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Most Distant Symbiotic Star Pair Discovered

December 3, 2008

Figure 1. The observed spectrum of IC10 StSy-1 as a composition of the blue and red spectra obtained with GMOS-North. The spectra of the galactic symbiotic star Mira Hen 2-147 (from Munari and Zwitter 2002) is plotted for comparison. The spectrum of IC10 StSy-1 has been Gaussian filtered to reduce the noise and match in resolution that of Hen 2-147. The observations were made on October 11, 14 and 18, 2007 as part of the queue mode on GMOS-North using two different gratings: three exposures of 1,700 seconds with R400+G5305 (‘red’) grating and four exposures of 1,700 seconds with the B600+G5303 grating. Slit widths were 1 arcsecond. See high-resolution version of this figure here.

An international team led by Brazilian astronomer Denise Gonçalves used the Gemini Multi-Object Spectrograph (GMOS) on Gemini North to discover the most distant known symbiotic star. The star is part of a dwarf starburst galaxy in the Local Group called IC10 and is located about 750 kiloparsecs (about 2.5 million light-years) away.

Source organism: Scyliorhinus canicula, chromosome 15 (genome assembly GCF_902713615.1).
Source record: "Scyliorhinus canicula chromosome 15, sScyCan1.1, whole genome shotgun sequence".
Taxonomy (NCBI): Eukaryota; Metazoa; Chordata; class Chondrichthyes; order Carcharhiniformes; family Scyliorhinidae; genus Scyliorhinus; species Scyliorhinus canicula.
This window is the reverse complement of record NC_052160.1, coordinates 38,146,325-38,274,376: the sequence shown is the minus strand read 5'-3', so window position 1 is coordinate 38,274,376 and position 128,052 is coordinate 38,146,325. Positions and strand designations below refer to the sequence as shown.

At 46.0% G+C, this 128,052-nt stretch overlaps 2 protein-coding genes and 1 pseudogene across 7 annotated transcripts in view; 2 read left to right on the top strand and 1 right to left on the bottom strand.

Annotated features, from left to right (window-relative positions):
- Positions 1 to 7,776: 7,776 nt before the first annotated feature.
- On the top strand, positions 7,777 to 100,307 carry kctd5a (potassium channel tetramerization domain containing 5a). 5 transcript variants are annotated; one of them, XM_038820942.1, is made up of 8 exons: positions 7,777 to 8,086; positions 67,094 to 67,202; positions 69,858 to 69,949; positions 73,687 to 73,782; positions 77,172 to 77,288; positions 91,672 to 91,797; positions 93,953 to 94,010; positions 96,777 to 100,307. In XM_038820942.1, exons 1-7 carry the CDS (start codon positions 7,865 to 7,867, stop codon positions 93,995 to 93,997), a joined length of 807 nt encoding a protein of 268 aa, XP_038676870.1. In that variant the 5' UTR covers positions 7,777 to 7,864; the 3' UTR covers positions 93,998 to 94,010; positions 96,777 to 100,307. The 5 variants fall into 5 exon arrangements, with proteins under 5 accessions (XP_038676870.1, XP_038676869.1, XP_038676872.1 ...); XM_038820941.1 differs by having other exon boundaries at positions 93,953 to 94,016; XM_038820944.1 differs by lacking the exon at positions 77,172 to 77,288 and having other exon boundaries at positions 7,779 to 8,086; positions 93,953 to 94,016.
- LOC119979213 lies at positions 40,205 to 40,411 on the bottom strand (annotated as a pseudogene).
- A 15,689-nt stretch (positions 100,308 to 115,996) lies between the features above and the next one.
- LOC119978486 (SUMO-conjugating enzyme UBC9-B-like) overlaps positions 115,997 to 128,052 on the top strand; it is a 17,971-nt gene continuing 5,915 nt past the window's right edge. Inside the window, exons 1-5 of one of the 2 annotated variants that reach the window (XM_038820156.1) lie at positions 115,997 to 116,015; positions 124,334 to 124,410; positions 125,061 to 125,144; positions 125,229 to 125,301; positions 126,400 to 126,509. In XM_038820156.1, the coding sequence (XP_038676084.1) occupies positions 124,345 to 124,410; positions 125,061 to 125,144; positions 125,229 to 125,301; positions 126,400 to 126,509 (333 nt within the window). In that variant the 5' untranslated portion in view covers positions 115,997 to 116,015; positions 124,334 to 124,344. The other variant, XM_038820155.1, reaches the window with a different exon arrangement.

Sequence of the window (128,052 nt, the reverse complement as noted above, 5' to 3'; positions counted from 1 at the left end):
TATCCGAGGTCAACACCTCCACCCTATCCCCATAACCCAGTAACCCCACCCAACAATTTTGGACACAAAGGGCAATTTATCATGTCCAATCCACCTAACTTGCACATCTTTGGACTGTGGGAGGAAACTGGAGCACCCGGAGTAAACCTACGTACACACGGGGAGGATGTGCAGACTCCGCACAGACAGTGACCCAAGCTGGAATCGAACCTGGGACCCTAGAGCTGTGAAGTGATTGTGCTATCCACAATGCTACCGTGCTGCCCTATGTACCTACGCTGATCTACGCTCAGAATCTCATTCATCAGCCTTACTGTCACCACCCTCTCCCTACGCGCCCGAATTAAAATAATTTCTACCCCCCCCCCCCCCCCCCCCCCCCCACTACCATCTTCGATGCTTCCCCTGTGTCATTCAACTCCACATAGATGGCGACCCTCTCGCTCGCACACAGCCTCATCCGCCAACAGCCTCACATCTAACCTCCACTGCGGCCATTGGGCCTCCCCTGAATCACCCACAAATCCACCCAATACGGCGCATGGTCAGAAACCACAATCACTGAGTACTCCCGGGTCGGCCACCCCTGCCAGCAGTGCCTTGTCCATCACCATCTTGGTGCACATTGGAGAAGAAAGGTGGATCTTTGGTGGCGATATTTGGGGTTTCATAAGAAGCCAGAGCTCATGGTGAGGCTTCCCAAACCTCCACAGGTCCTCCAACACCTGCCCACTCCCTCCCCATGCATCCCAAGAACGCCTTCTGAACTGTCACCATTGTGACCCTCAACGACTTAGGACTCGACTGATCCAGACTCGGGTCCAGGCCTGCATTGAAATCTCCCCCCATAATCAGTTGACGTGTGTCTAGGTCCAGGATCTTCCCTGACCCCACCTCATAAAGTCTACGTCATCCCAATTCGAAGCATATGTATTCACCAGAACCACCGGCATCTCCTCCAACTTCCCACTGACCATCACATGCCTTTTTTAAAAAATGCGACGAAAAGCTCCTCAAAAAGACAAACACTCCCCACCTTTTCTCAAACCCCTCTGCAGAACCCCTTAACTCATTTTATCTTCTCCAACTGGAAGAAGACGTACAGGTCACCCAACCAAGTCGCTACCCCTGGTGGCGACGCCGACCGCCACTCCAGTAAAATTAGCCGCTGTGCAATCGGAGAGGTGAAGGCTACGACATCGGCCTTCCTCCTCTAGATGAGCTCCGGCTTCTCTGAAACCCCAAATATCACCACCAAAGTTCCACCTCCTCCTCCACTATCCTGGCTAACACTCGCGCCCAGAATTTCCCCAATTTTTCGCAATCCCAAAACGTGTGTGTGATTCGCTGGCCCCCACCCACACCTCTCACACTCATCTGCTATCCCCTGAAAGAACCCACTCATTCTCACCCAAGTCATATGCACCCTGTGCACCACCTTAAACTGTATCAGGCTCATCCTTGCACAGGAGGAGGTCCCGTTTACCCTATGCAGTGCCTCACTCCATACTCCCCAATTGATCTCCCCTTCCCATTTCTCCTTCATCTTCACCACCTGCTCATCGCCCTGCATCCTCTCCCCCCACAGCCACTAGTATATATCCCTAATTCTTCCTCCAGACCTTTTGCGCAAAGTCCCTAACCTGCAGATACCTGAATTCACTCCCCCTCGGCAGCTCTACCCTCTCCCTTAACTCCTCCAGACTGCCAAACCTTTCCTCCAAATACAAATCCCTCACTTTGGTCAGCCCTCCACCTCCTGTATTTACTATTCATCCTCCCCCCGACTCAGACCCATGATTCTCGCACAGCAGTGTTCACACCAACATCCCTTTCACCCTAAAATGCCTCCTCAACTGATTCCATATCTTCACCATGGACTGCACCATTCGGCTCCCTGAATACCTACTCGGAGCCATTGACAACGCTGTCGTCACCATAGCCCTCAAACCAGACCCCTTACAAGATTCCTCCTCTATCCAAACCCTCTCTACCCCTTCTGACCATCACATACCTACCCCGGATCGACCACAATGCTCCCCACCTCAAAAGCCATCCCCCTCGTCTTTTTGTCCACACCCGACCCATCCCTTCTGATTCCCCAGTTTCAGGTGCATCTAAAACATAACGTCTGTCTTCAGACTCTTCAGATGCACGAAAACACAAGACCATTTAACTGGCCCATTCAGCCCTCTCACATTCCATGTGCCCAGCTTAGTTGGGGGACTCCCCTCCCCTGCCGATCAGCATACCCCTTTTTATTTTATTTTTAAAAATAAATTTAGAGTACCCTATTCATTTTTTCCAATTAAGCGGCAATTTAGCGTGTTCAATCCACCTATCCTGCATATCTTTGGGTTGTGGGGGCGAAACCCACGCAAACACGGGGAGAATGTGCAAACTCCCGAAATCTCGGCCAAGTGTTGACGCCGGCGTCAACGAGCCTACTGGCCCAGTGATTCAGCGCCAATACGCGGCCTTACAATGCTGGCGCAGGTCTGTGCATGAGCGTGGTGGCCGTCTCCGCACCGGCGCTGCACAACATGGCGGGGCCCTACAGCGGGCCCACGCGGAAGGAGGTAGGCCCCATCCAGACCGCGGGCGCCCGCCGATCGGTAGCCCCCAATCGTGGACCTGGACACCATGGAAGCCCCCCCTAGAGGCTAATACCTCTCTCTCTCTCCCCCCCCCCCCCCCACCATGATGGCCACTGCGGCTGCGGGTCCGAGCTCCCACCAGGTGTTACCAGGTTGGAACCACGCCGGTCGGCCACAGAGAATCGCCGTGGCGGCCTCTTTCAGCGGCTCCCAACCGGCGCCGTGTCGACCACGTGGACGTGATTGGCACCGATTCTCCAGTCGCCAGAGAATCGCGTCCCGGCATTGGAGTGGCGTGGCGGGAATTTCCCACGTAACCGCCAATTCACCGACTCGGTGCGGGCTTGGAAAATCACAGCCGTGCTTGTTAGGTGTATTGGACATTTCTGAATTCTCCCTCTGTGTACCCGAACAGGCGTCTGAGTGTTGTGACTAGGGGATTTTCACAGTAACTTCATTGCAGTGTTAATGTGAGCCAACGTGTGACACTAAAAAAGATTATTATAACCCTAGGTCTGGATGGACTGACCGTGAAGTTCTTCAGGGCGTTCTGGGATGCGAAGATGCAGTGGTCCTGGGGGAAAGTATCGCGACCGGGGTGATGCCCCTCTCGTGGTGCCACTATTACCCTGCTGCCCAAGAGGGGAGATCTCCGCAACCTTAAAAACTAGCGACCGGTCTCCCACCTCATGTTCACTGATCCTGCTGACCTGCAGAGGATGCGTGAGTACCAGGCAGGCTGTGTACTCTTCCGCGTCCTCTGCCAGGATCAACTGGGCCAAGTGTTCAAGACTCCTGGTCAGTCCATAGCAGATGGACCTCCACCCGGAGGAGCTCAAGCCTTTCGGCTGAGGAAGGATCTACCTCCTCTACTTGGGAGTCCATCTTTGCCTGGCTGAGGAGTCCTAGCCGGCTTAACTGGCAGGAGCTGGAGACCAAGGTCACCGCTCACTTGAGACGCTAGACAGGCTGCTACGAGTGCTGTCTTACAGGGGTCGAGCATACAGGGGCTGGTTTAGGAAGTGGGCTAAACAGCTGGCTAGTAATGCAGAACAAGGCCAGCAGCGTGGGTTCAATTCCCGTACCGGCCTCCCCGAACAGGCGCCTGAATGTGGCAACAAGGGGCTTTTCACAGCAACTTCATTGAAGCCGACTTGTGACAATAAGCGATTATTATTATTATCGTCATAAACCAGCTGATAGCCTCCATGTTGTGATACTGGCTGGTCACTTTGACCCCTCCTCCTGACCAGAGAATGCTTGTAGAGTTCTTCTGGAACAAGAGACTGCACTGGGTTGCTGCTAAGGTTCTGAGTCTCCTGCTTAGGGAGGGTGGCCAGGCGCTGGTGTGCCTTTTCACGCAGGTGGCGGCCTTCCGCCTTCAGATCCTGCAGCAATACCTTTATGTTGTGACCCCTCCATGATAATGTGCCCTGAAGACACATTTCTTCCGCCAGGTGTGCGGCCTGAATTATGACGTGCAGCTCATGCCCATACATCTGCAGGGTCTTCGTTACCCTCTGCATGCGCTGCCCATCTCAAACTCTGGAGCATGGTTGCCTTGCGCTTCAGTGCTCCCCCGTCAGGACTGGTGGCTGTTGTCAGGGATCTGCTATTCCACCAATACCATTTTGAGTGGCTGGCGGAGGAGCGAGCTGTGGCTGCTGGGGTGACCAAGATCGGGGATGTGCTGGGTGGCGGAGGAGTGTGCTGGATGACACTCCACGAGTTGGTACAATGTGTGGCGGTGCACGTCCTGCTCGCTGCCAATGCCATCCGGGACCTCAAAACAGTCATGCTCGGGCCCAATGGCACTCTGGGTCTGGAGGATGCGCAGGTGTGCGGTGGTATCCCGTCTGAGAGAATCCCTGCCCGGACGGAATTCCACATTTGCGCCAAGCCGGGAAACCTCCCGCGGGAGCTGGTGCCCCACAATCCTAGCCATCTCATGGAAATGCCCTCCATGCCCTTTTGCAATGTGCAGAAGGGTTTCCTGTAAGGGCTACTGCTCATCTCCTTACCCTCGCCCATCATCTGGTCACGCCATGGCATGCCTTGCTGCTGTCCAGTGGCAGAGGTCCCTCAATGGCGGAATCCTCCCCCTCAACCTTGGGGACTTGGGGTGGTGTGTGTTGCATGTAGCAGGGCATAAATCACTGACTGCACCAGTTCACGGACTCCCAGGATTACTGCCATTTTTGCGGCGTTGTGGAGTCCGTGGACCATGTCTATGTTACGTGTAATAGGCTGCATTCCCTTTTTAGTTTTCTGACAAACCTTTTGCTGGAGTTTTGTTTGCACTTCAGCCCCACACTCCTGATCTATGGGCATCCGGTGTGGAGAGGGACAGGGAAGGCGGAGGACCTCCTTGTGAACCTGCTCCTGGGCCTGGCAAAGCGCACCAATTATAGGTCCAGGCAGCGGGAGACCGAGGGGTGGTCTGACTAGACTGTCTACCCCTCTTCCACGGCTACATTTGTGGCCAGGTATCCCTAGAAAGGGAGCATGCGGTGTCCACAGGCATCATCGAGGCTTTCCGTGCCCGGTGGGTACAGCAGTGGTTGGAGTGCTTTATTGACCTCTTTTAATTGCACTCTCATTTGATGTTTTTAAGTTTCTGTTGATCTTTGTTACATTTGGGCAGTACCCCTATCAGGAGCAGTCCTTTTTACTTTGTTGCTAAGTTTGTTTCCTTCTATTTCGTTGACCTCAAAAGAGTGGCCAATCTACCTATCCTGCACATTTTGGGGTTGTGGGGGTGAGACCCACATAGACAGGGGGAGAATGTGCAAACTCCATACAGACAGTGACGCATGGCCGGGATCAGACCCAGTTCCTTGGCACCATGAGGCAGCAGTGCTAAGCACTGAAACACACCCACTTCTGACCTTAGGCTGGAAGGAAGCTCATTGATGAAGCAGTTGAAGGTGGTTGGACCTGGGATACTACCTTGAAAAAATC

A symbiotic star is a variable binary star in which one star has expanded its outer envelope, in the late stages of its evolution, and is shedding mass quickly on another hot star (often a white dwarf). Some time in the future, the pair will end catastrophically with the white dwarf detonating as a Type Ia supernova as more material is dumped on it by the red giant.

Symbiotic stars are critical in understanding Type Ia supernovae and the evolution of binary star systems. However, relatively few systems of this sort are known so finding them outside of our galaxy is an important step in developing a cohesive theory of how symbiotic stars interact over their lifetimes in different environments.

This particular star pair (IC10 StSy-1) shines at apparent magnitude V=24.62+/-0.02 and the cooler component matches that of M8III giants in our solar neighborhood. Its observed emission lines belong to the Balmer series, [SII], [NII] and [OIII] which suggests a low electronic density, negligible optical depth effects and a temperature (Teff) for the ionizing source of between 35,000 and 90,000 K. The spectrum of the new symbiotic star in the pair is an almost perfect copy of the well-known nearby symbiotic star Hen 2-147 and is also similar to the famous naked-eye star Mira in the constellation Cetus.

Unlike many other symbiotic stars, the nebular lines of IC10 StSy-1 show no evidence of high density ionized gas, but could originate in an extended, low density nebula. This would be similar to what is seen around many symbiotic Mira-type stars in our galaxy.

The paper is currently in-press for publication in the Monthly Notices of the Royal Astronomical Society. See astro-ph pre-print here.